People that meet us may think we are already living a simpler life. My husband and I have never bought cable tv. It made no sense to us to spend over $100 for channels we did not care about. Luckily Netflix was just starting and it was dirt cheap and movies were about all we wanted to watch now and them. We are going on 21 years without cable and have never missed it. We have one credit card and we used it as a debit card. We never buy anything beyond what we can pay for at the end of the month. We mostly use the credit card to earn points for free hotel rooms. I pay it off every week and we never use it to buy anything we can’t afford with cash. We never had gym memberships or any other monthly services. We do not buy designer clothes or big label things unless it is technology and even then we have been lucky enough to get items that were throw aways to other people.

So what was there to cut out, you ask? Turns out, there was plenty more I could do without. I did not need to shop for food as often. I begin shopping only once a month and then creatively eating what was in the pantry and freezer until we had to have something. Because we eat a lot of fresh fruits and vegetables, I did have to shop for those things every week to stock up as they were perishable. Aldi opening in our town was a big savings in our wallet. Our grocery bill was cut nearly in half. I only go to Harris Teeter if there is something special I need. I did not need to socialize as much as I thought either.

Everyone needs outlets – we do need to get out and socialize now and then but I was meeting people every Thursday to play music and while it was fun, it was starting to become an obligation. I would sometimes make myself go even when I was not feeling up to it because I did not want to disappoint them. Turns out they really did not need me as much as I thought. I think only two of those “friends” regularly reached out during the pandemic. All the others fell away and lived their lives and they did not seem to need any nurturing from me. I don’t have any ill feelings toward any of them. They were not doing it to hurt me. My lifelong friends kept in touch and I am satisfied with that.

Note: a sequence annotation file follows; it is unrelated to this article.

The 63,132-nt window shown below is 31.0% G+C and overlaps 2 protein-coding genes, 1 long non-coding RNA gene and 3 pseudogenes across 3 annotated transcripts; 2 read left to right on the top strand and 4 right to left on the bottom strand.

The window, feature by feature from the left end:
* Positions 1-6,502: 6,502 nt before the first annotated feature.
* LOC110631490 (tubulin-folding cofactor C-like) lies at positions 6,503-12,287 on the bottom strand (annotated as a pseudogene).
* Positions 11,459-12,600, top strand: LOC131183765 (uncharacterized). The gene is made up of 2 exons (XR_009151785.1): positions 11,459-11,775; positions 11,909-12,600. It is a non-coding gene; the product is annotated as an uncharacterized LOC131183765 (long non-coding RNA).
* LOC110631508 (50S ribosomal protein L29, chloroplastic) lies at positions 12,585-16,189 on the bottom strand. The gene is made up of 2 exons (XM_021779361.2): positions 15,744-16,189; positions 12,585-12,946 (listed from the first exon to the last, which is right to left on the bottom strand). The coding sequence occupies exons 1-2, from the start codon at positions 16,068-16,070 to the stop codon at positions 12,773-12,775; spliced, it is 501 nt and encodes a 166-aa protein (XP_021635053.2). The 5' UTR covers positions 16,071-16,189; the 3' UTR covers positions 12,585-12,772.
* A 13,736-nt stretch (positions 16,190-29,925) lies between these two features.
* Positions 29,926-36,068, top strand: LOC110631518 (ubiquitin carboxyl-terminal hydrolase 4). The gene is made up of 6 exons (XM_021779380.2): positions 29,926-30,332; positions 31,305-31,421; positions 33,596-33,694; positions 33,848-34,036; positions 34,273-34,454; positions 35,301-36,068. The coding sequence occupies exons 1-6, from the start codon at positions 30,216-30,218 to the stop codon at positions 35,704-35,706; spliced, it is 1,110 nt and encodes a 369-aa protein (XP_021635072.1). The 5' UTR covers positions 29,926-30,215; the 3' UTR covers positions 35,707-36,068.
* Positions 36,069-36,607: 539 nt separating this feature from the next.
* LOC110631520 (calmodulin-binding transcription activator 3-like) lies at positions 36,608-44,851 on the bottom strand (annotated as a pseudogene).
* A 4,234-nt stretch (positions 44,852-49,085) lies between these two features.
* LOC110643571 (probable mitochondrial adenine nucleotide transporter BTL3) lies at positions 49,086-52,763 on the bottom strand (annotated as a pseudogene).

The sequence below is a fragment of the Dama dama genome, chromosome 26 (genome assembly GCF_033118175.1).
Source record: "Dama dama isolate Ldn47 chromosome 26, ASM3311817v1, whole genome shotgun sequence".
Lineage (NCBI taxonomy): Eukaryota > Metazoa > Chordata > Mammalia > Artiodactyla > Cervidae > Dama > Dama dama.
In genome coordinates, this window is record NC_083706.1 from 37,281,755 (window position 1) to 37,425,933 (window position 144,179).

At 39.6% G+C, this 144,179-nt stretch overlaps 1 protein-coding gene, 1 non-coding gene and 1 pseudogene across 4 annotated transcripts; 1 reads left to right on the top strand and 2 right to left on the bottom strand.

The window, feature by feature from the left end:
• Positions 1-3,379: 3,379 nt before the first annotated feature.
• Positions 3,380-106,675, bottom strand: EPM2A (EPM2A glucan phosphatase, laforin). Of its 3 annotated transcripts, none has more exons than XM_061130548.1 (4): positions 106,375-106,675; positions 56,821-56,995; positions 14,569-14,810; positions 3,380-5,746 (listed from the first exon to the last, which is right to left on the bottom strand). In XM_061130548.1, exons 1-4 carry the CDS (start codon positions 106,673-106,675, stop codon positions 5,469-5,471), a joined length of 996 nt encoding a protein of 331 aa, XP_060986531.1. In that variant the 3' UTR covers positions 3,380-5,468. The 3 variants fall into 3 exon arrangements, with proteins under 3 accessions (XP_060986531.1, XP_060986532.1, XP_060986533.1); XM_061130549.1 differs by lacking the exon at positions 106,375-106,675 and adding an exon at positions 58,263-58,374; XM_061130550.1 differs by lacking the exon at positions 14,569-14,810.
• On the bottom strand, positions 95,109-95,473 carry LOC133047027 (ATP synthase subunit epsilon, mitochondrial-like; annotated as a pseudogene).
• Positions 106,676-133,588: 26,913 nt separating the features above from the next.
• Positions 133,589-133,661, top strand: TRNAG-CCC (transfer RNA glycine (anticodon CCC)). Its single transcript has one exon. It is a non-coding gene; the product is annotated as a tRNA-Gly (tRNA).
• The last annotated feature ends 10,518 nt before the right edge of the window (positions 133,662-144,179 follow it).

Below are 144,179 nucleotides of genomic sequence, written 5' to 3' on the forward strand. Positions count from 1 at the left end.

If you thought this blog was going to be about living off the grid, using compost toilets and growing all my food, I hope I did not disappoint. LOL All of those things are awesome if you are ready for it and it gives you fulfillment. I do need some of my creature comforts. I’m not willing to give up everything but I was surprised to find that there were things I could still do without. So the rest of 2021 will not look drastically different for me other than I will have to consume more gas as I take the children back to school. My husband just found out they will expect him back into the building next month which means I may finally be able to catch up on cleaning the house. I still plan to publish my three memoir books but I may go back to substitute teaching at my daughter’s middle school in the fall since I will be in that area already. And yeah, I got my first hair cut in 15 months. I’m hot so I paid Great Clips $16 to chop it all off. It feels nice.

I am not entirely sure what 2022 holds for me but I don’t feel the need to rush back into the foray of society. I am quite content to be in the company of my immediate family and enjoy visits with my close friends who have been with me all these years. We will travel some but I have no intentions of making my life busier than I have to. I also pledge to spend more quality time with my besties. I want to shop at the Farmer’s Market more often, drink more herbal tea and take more walks. It may not be the simplest life one can have, but it is SIMPLER for me and I am glad.

Published by bridgey1967

53. Funny. Non complacent. Loving but not a sucker.